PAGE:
I have a curiosity about this, so slightly highjacking.
If you were doing family geneology and learned say that you had recorded a birth date as Jan, 7 1896 because that was what was on the tombstone but later ran across a document that indicates a date of Jan 7, 1898, what would the impact be to your research? I'm asking because my as this is specific to a grandparent issue. The tombstone says one year but there is a census form someone else ran across that seems to show a handwritten 1908. There was lots of back and form within the family about which was right and maybe the tombstone was wrong or maybe it really says 08 but others think the handwritten 8 is really a 6. My opinion is who cares? One family geneolgist said that if the same woman was listed with different birth dates is could be confusing to future researches. I said I figured a future researcher would probably be able to couldn't figure out there wasn't 2 Bertha Eugene O'Mally born in the same small county within two years of to the same parents.
Well, if we just throw up our hands and say "who cares?" about details in genealogy, we might as well just go get a new hobby. Which is fine, because some people really don't "get" genealogy or why others find it interesting; some people like "family history" but prefer personality-based narratives rather than dated documents. So if that's the way someone views it, then no, there's no need to care about a detail like that. And I don't necessarily believe that those who compose obituaries have a "duty to the future" to make things detailed and accurate--as I said, they're often written in a rush as one more thing to check off the list during funeral preparations, and I know for a fact that some in my family have (accidentally) incorrect details in them.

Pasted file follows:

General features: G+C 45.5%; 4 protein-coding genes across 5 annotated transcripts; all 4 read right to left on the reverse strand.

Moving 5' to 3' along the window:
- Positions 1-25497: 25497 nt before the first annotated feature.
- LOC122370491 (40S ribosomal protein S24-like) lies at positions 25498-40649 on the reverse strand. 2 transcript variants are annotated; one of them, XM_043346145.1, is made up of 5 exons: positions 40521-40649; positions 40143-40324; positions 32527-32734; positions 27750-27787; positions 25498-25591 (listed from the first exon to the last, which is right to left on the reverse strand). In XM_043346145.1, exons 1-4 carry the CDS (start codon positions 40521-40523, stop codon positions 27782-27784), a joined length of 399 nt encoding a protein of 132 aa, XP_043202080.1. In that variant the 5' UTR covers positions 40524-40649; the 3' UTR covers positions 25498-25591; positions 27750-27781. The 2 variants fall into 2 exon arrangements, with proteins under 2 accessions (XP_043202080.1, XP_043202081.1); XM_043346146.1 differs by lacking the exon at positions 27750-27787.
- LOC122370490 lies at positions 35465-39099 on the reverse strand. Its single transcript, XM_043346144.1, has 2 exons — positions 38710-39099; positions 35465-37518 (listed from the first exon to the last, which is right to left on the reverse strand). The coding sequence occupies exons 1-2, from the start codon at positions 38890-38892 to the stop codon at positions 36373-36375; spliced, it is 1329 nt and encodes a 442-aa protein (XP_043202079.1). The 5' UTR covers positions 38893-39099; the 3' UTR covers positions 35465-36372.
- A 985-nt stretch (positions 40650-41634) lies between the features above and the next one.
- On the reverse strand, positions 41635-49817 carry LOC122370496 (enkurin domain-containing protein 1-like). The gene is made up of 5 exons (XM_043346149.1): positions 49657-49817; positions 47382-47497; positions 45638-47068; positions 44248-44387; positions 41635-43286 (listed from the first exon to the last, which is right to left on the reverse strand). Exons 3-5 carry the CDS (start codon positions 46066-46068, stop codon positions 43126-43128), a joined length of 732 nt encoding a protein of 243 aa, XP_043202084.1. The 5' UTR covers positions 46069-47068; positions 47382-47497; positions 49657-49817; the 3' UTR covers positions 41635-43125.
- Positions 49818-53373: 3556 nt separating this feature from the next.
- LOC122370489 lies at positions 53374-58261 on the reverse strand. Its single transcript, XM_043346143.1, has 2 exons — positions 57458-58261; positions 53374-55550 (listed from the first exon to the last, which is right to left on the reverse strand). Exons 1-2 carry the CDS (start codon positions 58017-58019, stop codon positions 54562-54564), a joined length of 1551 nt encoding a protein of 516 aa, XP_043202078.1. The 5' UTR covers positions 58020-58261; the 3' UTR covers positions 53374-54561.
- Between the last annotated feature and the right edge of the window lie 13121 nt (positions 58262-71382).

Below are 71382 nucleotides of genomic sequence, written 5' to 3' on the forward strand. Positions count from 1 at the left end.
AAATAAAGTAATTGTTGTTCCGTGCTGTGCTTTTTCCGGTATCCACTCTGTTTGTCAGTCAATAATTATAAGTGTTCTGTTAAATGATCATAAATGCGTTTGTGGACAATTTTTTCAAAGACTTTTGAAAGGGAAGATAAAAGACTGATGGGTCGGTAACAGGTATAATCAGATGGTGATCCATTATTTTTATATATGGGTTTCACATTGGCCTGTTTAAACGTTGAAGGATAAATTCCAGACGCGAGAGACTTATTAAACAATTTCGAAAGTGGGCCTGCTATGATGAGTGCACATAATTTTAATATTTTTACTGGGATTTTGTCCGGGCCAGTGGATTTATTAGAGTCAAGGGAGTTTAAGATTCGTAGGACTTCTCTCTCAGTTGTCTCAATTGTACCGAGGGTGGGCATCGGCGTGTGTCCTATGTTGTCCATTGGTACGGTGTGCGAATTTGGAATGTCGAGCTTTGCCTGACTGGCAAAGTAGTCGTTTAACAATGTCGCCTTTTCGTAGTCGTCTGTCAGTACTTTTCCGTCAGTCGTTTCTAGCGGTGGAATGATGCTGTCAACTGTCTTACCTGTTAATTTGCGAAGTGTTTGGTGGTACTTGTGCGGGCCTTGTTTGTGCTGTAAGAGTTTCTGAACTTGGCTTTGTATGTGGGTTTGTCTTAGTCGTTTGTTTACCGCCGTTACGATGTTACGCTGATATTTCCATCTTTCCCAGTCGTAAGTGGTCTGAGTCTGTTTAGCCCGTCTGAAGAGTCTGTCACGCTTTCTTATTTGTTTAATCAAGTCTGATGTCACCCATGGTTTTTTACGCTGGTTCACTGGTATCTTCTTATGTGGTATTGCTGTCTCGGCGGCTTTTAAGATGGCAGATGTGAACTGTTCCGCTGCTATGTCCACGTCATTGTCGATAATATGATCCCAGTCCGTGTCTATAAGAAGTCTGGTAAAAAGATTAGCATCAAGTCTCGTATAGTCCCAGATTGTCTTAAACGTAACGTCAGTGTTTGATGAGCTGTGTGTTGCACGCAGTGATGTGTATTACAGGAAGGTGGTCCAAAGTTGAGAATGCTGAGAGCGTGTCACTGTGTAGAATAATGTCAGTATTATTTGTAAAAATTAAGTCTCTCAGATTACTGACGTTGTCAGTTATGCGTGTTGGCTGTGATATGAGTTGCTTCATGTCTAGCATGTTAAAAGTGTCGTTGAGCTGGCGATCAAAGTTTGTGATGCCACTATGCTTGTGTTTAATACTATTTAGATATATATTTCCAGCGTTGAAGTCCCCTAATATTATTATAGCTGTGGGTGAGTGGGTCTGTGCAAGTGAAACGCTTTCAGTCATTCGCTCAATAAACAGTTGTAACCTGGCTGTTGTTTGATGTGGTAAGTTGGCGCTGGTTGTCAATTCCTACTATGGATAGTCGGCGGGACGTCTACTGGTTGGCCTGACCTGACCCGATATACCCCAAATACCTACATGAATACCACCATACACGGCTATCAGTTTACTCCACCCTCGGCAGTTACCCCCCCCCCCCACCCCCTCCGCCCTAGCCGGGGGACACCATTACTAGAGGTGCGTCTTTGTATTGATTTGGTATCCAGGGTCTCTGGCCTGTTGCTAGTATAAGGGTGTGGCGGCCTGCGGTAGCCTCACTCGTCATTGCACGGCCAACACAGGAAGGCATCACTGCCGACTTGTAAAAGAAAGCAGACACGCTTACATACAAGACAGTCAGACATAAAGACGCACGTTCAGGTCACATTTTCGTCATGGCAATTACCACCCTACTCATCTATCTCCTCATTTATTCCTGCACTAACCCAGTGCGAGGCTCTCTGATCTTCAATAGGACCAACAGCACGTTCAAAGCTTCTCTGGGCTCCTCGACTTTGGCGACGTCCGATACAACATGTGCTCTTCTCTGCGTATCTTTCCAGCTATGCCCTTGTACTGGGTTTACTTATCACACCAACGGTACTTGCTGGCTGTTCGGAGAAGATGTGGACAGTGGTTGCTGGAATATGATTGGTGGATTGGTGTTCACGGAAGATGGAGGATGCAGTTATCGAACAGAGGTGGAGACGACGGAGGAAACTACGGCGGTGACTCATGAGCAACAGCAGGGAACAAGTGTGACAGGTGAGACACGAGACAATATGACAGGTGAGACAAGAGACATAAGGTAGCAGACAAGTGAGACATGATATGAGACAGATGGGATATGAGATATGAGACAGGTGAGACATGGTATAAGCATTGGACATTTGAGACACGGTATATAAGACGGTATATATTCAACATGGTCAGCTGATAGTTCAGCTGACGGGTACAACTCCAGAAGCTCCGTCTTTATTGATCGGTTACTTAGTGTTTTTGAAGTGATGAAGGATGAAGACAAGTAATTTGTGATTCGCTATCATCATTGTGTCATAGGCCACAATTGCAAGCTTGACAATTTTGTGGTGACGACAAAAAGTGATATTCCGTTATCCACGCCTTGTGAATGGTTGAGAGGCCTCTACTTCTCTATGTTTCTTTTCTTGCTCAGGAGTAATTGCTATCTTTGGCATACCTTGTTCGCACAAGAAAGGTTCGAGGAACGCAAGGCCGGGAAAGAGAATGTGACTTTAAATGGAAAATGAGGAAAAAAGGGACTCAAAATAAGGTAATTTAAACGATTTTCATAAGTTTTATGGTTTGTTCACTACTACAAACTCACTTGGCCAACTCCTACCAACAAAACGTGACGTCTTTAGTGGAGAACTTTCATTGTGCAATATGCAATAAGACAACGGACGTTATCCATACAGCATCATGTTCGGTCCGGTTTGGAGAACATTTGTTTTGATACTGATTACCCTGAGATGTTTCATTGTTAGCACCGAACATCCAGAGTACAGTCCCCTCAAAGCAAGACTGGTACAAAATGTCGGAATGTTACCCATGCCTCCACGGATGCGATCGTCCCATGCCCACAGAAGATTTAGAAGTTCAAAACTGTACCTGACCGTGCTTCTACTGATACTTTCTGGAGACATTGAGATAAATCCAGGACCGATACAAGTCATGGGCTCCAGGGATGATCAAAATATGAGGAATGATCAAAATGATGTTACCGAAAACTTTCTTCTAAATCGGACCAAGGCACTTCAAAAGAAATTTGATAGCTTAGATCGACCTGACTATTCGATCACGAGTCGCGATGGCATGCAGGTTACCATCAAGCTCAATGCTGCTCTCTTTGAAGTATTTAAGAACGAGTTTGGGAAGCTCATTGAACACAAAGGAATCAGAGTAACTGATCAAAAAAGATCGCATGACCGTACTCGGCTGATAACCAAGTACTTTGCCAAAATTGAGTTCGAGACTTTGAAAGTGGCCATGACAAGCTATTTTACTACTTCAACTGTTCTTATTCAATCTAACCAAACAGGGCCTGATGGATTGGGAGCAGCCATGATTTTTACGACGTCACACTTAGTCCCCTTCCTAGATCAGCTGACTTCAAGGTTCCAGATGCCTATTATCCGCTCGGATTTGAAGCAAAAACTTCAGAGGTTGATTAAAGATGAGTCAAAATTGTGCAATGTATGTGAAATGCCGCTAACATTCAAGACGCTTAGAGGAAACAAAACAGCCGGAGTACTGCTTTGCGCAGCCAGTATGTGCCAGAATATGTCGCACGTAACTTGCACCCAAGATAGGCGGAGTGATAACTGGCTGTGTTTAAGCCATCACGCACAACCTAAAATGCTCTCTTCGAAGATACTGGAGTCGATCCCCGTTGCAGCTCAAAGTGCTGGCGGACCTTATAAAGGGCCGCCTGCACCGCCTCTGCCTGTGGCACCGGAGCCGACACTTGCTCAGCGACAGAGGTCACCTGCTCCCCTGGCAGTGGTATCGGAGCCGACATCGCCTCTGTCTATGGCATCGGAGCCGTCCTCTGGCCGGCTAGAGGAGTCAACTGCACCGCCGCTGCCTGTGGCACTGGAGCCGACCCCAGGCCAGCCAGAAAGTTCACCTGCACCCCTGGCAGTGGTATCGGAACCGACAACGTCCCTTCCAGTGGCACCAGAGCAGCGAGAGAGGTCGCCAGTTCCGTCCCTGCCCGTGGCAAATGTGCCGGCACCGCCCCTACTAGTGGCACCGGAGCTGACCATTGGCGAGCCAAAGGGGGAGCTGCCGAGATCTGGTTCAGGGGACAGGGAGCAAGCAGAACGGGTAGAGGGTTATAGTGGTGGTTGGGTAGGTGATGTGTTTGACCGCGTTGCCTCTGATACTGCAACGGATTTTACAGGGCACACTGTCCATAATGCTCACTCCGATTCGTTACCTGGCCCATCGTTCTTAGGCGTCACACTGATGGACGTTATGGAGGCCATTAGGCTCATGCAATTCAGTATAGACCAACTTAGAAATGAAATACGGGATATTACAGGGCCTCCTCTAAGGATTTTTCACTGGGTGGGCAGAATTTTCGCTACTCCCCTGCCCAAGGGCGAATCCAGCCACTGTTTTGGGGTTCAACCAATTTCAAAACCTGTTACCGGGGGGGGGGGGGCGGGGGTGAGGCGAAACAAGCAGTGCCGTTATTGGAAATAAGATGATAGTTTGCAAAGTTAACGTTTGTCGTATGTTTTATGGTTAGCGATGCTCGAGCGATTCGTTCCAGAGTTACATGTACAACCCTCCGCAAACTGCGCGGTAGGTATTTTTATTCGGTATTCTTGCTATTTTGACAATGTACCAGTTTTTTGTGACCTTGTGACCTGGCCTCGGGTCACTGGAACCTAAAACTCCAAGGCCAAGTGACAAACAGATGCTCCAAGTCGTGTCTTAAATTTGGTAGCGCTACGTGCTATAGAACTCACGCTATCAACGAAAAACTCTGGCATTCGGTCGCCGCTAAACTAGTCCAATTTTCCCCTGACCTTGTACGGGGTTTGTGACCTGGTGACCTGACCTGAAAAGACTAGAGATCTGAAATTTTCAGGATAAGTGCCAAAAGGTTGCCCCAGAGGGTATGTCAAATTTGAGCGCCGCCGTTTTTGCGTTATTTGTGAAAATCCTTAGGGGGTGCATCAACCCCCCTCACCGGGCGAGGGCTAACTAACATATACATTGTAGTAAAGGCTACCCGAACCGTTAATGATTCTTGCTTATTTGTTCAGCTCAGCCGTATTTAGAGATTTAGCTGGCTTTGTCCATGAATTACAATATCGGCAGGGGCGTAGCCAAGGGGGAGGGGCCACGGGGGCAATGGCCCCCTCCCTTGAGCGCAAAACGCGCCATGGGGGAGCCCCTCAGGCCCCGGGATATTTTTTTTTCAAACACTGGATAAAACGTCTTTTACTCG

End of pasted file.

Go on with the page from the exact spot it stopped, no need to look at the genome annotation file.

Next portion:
Genealogy research can be pretty difficult sometimes. I had a long answer about the vagaries of different records, but I'll spare you guys.
Basically, I have a top 5 surname, which has always been a top 5 surname in the US, and ancestors who stayed in the same small geographic area surrounded by relatives (whom they married) and who were shockingly unoriginal in the names they gave their children. Plus official records like censuses, birth certificates, etc. are not 100% available or 100% accurate, mostly for very mundane reasons (not anyone trying to conceal anything).
In certain times and places people simply didn't find it important to remember the exact day/year something happened. Then you get an official insisting you put a date down, so you give it a try, and then by the time someone dies the official records are littered with four different birth years for them. Which is why I don't
find tombstones to be particularly accurate sources for birth dates--death dates, yes, because that event just happened. But the more time between when the record was made, and when the event in question happened, the more suspect it is, IME. Honestly I'd consider +/-2 years to be about par for the course and it wouldn't trouble me too much. More than that and I would start wondering if I'd gotten the wrong person. Also consider that much of the time I'm working on people who have passed out of living memory for everyone I know--all I know about them is what I find in records. So it would be easy to accidentally graft onto the family tree an entire incorrect branch if I didn't pay close attention to the details.
Who cares? Well, probably only other genealogies. I tell my mom, "No one cares if you dropped a stitch, Mom! It's a beautiful scarf, just keep going and don't unravel it to fix that one little thing." And she's like, "Well, *I* care." It's a hobby and people who like it, like to do it right, that's all.